Source: Am J Respir Crit Care Med, Sep 1, 2006;174(5):499-507.
In the past, researchers have made an association between reduced maternal vitamin E intake during pregnancy and wheezing in two-year-old children. As such, they set out to assess whether maternal nutrient intake during pregnancy is associated with asthma-related outcomes in five-year-old children by conducting a longitudinal cohort study of 1861 children born to women recruited during pregnancy and followed up at five years. Researchers assessed maternal nutrient status through a food frequency questionnaire and by examining plasma levels. Respiratory and food frequency questionnaires were completed at five years and children were invited for measurement of spirometry and skin-prick testing.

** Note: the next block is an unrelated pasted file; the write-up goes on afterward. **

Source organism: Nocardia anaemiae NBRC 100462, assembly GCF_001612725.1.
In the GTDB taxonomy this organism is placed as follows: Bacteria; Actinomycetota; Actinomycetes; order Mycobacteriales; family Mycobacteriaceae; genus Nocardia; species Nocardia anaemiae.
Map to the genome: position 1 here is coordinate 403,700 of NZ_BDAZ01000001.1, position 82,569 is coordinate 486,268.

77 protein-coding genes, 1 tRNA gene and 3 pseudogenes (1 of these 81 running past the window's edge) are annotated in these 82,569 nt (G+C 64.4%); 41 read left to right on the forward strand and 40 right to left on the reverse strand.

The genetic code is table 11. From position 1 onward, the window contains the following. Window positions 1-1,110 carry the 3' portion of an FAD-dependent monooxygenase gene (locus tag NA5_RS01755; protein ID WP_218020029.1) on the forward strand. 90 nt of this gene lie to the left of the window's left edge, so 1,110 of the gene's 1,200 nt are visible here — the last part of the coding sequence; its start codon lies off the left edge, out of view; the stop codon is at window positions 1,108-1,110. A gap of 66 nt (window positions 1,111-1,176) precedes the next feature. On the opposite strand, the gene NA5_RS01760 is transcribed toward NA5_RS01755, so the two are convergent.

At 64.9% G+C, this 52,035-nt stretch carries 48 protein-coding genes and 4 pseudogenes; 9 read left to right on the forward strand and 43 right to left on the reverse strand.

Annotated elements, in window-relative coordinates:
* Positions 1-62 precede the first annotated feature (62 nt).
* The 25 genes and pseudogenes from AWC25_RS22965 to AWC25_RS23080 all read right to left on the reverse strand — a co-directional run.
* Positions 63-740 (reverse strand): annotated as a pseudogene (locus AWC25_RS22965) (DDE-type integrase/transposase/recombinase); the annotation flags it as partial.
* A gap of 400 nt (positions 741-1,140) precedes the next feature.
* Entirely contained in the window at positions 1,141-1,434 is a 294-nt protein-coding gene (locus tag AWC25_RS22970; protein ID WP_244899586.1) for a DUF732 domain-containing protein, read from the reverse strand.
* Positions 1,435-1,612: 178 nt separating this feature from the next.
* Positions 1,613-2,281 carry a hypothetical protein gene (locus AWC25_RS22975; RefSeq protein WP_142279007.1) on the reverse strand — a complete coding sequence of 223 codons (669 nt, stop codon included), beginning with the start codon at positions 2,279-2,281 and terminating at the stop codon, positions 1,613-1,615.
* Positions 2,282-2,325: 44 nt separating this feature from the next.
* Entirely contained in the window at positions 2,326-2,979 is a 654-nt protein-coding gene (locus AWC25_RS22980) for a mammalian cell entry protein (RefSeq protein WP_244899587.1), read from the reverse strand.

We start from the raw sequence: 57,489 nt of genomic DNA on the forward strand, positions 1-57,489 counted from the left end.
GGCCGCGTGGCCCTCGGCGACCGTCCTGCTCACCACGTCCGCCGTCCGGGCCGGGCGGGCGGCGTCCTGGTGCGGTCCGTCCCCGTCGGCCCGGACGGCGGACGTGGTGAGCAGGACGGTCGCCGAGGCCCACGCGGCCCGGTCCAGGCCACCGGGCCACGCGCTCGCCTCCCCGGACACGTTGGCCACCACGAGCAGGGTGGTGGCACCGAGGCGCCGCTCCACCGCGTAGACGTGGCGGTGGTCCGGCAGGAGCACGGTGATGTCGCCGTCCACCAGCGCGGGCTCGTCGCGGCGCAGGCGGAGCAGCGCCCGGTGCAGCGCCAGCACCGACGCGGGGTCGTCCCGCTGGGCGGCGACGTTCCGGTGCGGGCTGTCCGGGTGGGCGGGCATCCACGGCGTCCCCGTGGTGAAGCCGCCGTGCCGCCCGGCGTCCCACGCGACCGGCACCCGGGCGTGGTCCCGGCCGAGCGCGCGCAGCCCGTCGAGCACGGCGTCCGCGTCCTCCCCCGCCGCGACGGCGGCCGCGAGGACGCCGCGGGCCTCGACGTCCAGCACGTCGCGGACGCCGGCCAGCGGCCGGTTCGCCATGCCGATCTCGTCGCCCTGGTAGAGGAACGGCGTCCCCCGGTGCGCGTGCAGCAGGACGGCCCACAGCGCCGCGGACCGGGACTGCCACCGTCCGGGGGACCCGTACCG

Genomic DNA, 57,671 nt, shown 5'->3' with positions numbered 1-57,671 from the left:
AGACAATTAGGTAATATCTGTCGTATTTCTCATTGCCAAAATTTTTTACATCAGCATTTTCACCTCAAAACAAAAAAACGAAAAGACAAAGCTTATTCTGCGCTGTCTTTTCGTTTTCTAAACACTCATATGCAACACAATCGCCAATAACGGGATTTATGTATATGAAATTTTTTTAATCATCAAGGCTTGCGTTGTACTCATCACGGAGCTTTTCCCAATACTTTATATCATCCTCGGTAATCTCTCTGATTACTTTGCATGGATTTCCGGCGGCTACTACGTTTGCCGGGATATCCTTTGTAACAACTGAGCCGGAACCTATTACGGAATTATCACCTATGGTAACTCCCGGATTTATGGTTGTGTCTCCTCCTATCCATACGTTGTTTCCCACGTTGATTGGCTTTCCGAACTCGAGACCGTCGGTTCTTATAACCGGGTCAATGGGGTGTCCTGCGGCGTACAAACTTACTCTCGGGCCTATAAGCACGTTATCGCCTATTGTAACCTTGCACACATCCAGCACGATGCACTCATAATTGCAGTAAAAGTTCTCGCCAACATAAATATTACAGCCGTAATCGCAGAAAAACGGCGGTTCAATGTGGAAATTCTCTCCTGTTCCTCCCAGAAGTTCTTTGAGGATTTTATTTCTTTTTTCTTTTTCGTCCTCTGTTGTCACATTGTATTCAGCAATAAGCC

Symptom and food frequency questionnaire data were available for 1253 and 1120 children, respectively; 700 children were skin prick tested, and FEV(1) was measured in 478 and exhaled nitric oxide in 167 children. In five-year-old children, maternal vitamin E intake during pregnancy was negatively associated with wheeze in previous year, asthma ever, asthma and wheeze in previous year and persistent wheezing. Maternal plasma alpha-tocopherol during pregnancy was positively associated with post-bronchodilator FEV(1) at five years, with a 7-ml increase in FEV(1) per mug/ml alpha-tocopherol. Maternal zinc intake during pregnancy was negatively associated with asthma ever and active asthma. There were no associations between children’s nutrient intake and respiratory outcomes. Researchers concluded that maternal intake of foods containing vitamin E and zinc during pregnancy is associated with differences in the risks of developing childhood wheeze and asthma.